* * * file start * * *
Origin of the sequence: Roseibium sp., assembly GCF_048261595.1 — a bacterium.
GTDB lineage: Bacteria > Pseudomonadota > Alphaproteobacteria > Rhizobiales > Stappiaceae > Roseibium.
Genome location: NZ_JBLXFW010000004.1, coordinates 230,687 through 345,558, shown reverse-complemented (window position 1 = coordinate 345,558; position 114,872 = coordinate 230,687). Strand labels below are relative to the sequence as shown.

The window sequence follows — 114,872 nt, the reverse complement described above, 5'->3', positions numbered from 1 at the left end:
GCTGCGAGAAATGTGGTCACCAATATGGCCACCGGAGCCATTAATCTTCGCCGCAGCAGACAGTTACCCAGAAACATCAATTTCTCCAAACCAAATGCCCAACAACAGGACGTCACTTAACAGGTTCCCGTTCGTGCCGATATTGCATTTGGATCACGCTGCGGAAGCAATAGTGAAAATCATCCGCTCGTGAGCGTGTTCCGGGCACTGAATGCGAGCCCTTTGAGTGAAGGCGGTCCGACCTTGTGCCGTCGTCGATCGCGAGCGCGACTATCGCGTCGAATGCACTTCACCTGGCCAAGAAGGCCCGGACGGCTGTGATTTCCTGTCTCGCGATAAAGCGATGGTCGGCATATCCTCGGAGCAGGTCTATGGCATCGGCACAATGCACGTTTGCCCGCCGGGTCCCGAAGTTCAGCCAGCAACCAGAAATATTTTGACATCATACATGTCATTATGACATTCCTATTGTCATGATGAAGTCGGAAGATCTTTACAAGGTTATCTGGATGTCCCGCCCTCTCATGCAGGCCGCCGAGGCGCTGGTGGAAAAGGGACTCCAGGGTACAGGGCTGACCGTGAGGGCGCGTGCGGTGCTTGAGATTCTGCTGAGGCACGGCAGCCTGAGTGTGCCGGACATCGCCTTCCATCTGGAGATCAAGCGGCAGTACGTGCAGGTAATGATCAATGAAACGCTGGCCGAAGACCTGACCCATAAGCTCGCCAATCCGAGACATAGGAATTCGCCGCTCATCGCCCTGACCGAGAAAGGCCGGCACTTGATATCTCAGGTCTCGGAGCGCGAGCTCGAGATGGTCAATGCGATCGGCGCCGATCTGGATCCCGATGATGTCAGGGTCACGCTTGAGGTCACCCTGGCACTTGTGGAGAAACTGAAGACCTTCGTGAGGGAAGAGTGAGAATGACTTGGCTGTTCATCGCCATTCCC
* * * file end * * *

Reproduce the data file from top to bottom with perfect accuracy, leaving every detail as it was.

Origin of the sequence: Roseibium sp., assembly GCF_048261595.1 — a bacterium.
GTDB lineage: Bacteria > Pseudomonadota > Alphaproteobacteria > Rhizobiales > Stappiaceae > Roseibium.
Genome location: NZ_JBLXFW010000004.1, coordinates 230,687 through 345,558, shown reverse-complemented (window position 1 = coordinate 345,558; position 114,872 = coordinate 230,687). Strand labels below are relative to the sequence as shown.

The window sequence follows — 114,872 nt, the reverse complement described above, 5'->3', positions numbered from 1 at the left end:
GCTGCGAGAAATGTGGTCACCAATATGGCCACCGGAGCCATTAATCTTCGCCGCAGCAGACAGTTACCCAGAAACATCAATTTCTCCAAACCAAATGCCCAACAACAGGACGTCACTTAACAGGTTCCCGTTCGTGCCGATATTGCATTTGGATCACGCTGCGGAAGCAATAGTGAAAATCATCCGCTCGTGAGCGTGTTCCGGGCACTGAATGCGAGCCCTTTGAGTGAAGGCGGTCCGACCTTGTGCCGTCGTCGATCGCGAGCGCGACTATCGCGTCGAATGCACTTCACCTGGCCAAGAAGGCCCGGACGGCTGTGATTTCCTGTCTCGCGATAAAGCGATGGTCGGCATATCCTCGGAGCAGGTCTATGGCATCGGCACAATGCACGTTTGCCCGCCGGGTCCCGAAGTTCAGCCAGCAACCAGAAATATTTTGACATCATACATGTCATTATGACATTCCTATTGTCATGATGAAGTCGGAAGATCTTTACAAGGTTATCTGGATGTCCCGCCCTCTCATGCAGGCCGCCGAGGCGCTGGTGGAAAAGGGACTCCAGGGTACAGGGCTGACCGTGAGGGCGCGTGCGGTGCTTGAGATTCTGCTGAGGCACGGCAGCCTGAGTGTGCCGGACATCGCCTTCCATCTGGAGATCAAGCGGCAGTACGTGCAGGTAATGATCAATGAAACGCTGGCCGAAGACCTGACCCATAAGCTCGCCAATCCGAGACATAGGAATTCGCCGCTCATCGCCCTGACCGAGAAAGGCCGGCACTTGATATCTCAGGTCTCGGAGCGCGAGCTCGAGATGGTCAATGCGATCGGCGCCGATCTGGATCCCGATGATGTCAGGGTCACGCTTGAGGTCACCCTGGCACTTGTGGAGAAACTGAAGACCTTCGTGAGGGAAGAGTGAGAATGACTTGGCTGTTCATCGCCATTCCC